Leiden Law Blog

Proscription and the redistribution of wealth by the Roman Emperor

Proscription and the redistribution of wealth by the Roman Emperor

After the assassination of the emperor Pertinax on 28 March 193, the African senator and army commander Lucius Septimius Severus was proclaimed emperor by his troops. He marched on Rome and took the city without much opposition. But his claim to the imperial throne was not uncontested. In the east, Syrian troops had proclaimed a man named Pescennius Niger emperor in response to the murder of Pertinax, and he intended to march on Rome as well. Severus decided to move east and deal with his rival claimant personally. In May 194, he defeated the army of Pescennius Niger near Issus (Turkey), not far from the site of Alexander the Great’s famous victory. This did not mean the end of Severus’ troubles. While suppressing the rebellion in the east, another claimant to the throne rose in the west in the form of Clodius Albinus, the governor of Brittania. Severus was forced to return west, and in February 197 he crushed the armies of Albinus at the Battle of Lugdunum (Lyon, France) to secure his position as emperor.

Massacre followed in the wake of victory. Severus gave orders to execute every senator in Rome or the provinces that had supported Albinus’ rebellion, as is attested by the Historia Augusta (Sev. 12,1) and the 3rd-century Greek historiographer Herodian (Hist. 3,8,2 and 7). Their property was confiscated by the fiscus, the privy purse of the emperor. These expropriations naturally gave rise to legal conflicts, some of which were brought before Severus and his consilium as the highest judicial instance in the Empire. The Roman jurist Paulus, himself a privy councilor, reports an example of such a case (D. 28,5,93(92)) in his Decreta. It concerns the inheritance of a freed man named Pactumeius Androsthenes.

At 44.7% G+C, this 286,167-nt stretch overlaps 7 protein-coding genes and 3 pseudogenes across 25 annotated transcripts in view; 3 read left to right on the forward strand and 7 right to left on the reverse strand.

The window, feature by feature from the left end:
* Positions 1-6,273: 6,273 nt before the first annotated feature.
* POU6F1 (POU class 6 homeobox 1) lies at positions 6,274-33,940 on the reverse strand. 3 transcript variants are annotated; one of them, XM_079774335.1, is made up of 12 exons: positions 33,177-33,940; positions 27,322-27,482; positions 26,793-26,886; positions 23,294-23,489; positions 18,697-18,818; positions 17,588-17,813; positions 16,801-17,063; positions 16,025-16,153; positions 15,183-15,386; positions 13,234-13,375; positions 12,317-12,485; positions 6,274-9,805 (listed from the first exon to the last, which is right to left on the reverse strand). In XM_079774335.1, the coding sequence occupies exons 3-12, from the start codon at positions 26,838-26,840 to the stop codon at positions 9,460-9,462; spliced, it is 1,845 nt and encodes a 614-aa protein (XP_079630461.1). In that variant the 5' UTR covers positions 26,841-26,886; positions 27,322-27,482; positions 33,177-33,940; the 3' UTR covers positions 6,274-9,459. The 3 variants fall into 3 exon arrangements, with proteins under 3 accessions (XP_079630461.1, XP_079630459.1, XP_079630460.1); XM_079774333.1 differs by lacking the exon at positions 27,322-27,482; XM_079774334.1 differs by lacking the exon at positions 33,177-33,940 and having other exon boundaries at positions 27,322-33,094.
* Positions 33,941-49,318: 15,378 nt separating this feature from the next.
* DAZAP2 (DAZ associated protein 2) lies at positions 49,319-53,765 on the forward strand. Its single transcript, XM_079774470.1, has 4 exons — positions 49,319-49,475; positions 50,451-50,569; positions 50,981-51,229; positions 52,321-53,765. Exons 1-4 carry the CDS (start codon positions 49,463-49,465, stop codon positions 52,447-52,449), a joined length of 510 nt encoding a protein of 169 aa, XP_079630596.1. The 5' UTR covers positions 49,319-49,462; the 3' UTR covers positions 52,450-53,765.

Androsthenes had instituted his patrona Pactumeia Magna as his sole heir. She was the daughter of the prominent senator Pactumeius Magnus, who had served under the emperor Marcus Aurelius (121-180) as Egyptian prefect and reached the consulate under his successor Commodus (161-192). At some point, relations between Commodus and Pactumeius Magnus had soured and the emperor had ordered his assassination and, for good measure, that of his family too. Rumors of their deaths had reached Rome and caused Androsthenes to make a second will, naming a senator called Lucius Novius Rufus as his heir, but still stating that he would have preferred Pactumeia Magna as his heir.

Androsthenes then died and his inheritance passed to Rufus, who nevertheless did not enjoy it for a long time. As governor of the province Hispania Tarraconensis (Spain), he supported Albinus’ doomed rebellion, which eventually led to his death at the hands of one of Severus’ generals in 197. His patrimony, including the inheritance of Androsthenes, was confiscated by the fiscus.

As if in a comedy of errors, sometime after 197 Pactumeia Magna resurfaced very much alive. She petitioned the emperor for the inheritance of Androsthenes, even though she did not have a legal claim to it. When Androsthenes had made the second will, naming Novius Rufus as his heir, he had automatically revoked the first one, which named Pactumeia Magna as his heir. This meant that the first testament no longer existed and that Magna could not derive any rights from it.  Moreover, the preference for Pactumeia Magna as his heir, as expressed by Androsthenes in his second will, was legally worthless: a mistake in the reason for instituting an heir does not make the institution invalid (‘falsa causa non nocet’).

Though the jurists in the consilium probably raised these legal points, the emperor decided that the inheritance should belong to Pactumeia. This decision went against the rules of the Roman law of succession, but it was the emperor’s prerogative to decide on the equity of the law. There can be no doubt that this kind of decision contributed to the image of the emperor as a benefactor. The emperor generously paid for this restitution from his own pocket, even though he was not compelled to do so by law. However, the judgment may also have been prompted by more practical considerations. Severus needed to win the support of the remaining members of the senatorial elite after the numerous executions following the civil wars. Bestowing wealth on them in one way or another may have been a fruitful way to gain their support, even if it meant setting aside the rules of the ius civile. In this manner, the case of Pactumeia Magna shows how proscription and the redistribution of wealth among possible supporters was used by the emperor as a tool to consolidate his power. 

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